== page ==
Popular swans.


Monday, July 01, 2013

PJ Harvey "Let England Shake" (2011)

I went off P.J. Harvey after seeing her play a gig at Glastonbury with a load of session muso gobshites from central casting and then listening to the Uh Huh Her album and thinking it had nothing going for it. People told me the White Chalk album was worth getting but it was over for me. Then the Let England Shake album came out and people said that was good too, but I wasn't having it - you can't go back, I said.

But now I have cracked. And this record is brilliant. You probably already know this so I will not say too much about it. The lyrics are about War and The State Of Britain Today and that kind of thing, though they are bit too poetic and allusive to have a very specific message even if this is always described as a political album. The music has an appealing looseness, with some guitary stuff and also a fair amount of Ms Harvey playing the autoharp.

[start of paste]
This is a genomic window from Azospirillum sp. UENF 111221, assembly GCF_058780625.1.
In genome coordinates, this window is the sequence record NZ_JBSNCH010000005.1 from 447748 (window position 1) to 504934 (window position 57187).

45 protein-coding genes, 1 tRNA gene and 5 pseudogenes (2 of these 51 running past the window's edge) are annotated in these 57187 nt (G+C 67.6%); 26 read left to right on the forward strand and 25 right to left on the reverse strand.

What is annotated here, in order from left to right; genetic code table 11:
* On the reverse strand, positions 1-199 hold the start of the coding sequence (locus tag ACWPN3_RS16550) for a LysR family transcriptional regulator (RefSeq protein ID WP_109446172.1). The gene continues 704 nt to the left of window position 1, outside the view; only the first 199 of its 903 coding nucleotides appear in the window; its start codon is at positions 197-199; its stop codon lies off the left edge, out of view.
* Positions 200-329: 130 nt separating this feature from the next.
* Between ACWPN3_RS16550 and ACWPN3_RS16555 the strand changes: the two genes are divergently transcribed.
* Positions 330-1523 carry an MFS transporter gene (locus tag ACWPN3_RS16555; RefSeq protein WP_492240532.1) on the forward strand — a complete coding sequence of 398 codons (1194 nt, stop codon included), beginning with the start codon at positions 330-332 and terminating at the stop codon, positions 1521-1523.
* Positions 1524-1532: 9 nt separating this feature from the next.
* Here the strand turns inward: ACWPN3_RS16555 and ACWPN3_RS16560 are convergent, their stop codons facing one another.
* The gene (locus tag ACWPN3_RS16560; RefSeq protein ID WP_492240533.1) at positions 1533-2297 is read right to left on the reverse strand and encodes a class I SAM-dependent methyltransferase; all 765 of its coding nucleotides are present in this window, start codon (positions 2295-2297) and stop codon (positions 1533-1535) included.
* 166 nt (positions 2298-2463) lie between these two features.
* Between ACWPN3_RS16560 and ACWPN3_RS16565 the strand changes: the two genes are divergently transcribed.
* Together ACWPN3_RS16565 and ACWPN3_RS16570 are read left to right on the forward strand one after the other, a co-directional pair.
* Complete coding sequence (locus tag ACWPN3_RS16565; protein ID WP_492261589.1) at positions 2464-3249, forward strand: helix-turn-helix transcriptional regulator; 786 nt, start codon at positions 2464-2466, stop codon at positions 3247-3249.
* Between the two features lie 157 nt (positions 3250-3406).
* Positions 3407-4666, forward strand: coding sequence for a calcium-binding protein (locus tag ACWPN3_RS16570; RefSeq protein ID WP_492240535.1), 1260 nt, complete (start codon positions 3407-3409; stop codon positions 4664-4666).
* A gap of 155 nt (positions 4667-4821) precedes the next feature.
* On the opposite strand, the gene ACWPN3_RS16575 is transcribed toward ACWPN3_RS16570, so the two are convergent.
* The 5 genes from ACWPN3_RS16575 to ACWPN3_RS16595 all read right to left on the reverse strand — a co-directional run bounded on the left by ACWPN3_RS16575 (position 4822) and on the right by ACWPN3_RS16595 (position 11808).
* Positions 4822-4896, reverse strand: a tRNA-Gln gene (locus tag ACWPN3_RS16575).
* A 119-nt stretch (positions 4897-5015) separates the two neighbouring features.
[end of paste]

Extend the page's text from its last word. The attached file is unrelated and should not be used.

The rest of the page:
The whole album is endlessly fascinating, but the big track here is 'The Last Living Rose', a song that begins with the lines 'Goddamn Europeans / Take me back to beautiful England' before running through all the ways England has gone to shit, combined with a subtle variant of the classic P.J. Harvey guitar sound. It is the kind of song to which I can endlessly re-listen.

One of the more bizarre things I found on the internet through This Is My Jam was a recording of P.J. Harvey on the Andrew Marr programme playing 'The Last Living Rose' to David Cameron. I encourage you to seek it out, and to also seek out Let England Shake if you have not done so already.

image source (Guardian)

And did I mention This Is My Jam? If you do not know what it is, click here. And here is me on This Is My Jam

An inuit panda production